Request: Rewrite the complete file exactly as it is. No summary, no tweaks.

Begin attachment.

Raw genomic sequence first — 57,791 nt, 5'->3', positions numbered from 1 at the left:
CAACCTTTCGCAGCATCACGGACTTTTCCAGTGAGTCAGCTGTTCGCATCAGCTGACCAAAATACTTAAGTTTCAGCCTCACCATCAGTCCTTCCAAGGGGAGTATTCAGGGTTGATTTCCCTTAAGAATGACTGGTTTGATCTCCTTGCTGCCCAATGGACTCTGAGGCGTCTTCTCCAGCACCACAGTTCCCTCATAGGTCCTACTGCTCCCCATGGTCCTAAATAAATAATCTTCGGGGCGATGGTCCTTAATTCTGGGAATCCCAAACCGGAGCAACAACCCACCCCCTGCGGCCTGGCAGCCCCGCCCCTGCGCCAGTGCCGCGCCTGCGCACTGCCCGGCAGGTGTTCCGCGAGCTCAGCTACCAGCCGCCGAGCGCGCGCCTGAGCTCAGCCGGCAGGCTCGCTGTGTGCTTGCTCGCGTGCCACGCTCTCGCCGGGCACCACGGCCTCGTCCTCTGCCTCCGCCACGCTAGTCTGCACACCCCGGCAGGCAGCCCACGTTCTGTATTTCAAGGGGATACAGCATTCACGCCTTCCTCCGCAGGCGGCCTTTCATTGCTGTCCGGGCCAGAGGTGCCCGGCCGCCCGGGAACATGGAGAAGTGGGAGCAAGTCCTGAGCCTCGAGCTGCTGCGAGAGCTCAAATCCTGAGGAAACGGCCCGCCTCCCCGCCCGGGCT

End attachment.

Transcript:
Raw genomic sequence first — 57,791 nt, 5'->3', positions numbered from 1 at the left:
CAACCTTTCGCAGCATCACGGACTTTTCCAGTGAGTCAGCTGTTCGCATCAGCTGACCAAAATACTTAAGTTTCAGCCTCACCATCAGTCCTTCCAAGGGGAGTATTCAGGGTTGATTTCCCTTAAGAATGACTGGTTTGATCTCCTTGCTGCCCAATGGACTCTGAGGCGTCTTCTCCAGCACCACAGTTCCCTCATAGGTCCTACTGCTCCCCATGGTCCTAAATAAATAATCTTCGGGGCGATGGTCCTTAATTCTGGGAATCCCAAACCGGAGCAACAACCCACCCCCTGCGGCCTGGCAGCCCCGCCCCTGCGCCAGTGCCGCGCCTGCGCACTGCCCGGCAGGTGTTCCGCGAGCTCAGCTACCAGCCGCCGAGCGCGCGCCTGAGCTCAGCCGGCAGGCTCGCTGTGTGCTTGCTCGCGTGCCACGCTCTCGCCGGGCACCACGGCCTCGTCCTCTGCCTCCGCCACGCTAGTCTGCACACCCCGGCAGGCAGCCCACGTTCTGTATTTCAAGGGGATACAGCATTCACGCCTTCCTCCGCAGGCGGCCTTTCATTGCTGTCCGGGCCAGAGGTGCCCGGCCGCCCGGGAACATGGAGAAGTGGGAGCAAGTCCTGAGCCTCGAGCTGCTGCGAGAGCTCAAATCCTGAGGAAACGGCCCGCCTCCCCGCCCGGGCT